(pronunciation = 'munai-aduvaar')
By Swami Sivananda
Munai-aduvar Nayanar was a Vellala by caste. He belonged to Thiru Nidur in the Chola kingdom. He was a great bhakta of Lord Siva and to Siva's devotees. He was always the hope of the desperate, the weak, and the vanquished. They would call upon him to turn their defeat into a victory. Munai-aduvar would hire himself out as a professional fighter. He fixed a wage for this service and with that money he would feed the Siva bhaktas and look after them. He earned money in this way and hence, he was called "Munai-aduvar." Lord Siva was highly pleased with Munai-aduvar and blessed him.
Two vital lessons of Munai-aduvar Nayanar's life should not be ignored. The first and foremost, even in the exercise of the God-given talent of fencing, Munai-aduvar Nayanar took care to see, that it was used to defend the weak, the oppressed and the downtrodden. Strength, too, is a manifestation of the Lord, and according to Siva it should be used in the Lord's service in a righteous way. The second is that the fruits of such service were always dedicated to the Lord. This is the very core of the teaching of the Bhagavad Gita, and the teachings of all saints and sages. Righteousness rests on this pedestal of dedication to God and unselfishness. Selfishness is the root cause of all sins and consequent miseries.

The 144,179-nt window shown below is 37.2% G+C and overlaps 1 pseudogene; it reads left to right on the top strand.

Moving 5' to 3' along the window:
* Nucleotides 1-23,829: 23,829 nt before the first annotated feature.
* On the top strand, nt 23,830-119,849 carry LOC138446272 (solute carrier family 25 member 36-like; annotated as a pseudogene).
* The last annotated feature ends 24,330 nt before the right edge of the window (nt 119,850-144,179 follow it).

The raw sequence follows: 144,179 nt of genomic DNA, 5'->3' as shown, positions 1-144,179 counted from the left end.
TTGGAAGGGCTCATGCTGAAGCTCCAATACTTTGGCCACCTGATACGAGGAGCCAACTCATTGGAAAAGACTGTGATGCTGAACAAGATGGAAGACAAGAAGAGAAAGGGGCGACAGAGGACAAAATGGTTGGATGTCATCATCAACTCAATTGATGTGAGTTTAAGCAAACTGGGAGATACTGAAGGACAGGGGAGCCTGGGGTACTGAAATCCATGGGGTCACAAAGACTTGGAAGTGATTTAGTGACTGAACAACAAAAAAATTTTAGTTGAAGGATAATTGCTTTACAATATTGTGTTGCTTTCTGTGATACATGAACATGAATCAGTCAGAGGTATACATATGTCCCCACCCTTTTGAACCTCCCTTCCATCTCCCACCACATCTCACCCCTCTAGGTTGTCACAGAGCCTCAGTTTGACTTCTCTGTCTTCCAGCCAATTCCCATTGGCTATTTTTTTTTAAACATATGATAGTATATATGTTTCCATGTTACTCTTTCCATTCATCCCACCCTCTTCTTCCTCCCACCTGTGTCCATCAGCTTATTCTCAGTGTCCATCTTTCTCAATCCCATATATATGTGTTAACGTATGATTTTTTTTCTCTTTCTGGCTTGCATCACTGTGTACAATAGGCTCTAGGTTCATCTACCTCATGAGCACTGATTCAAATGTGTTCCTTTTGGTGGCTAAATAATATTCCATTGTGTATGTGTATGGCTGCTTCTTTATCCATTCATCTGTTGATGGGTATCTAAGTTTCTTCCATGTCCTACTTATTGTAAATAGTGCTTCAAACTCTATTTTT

Sekkilaar, and G. Vanmikanathan. Periya Puranam A Tamil Classic On The Great Saiva Saints of South India. Ed. Dr. N. Mahalingam. Chennai: Sri Ramakrishna Math, 2000.
Sivananda, Swami. Sixty-Three Nayanar Saints. World Wide Web edition. India: Divine Life Society, 1999.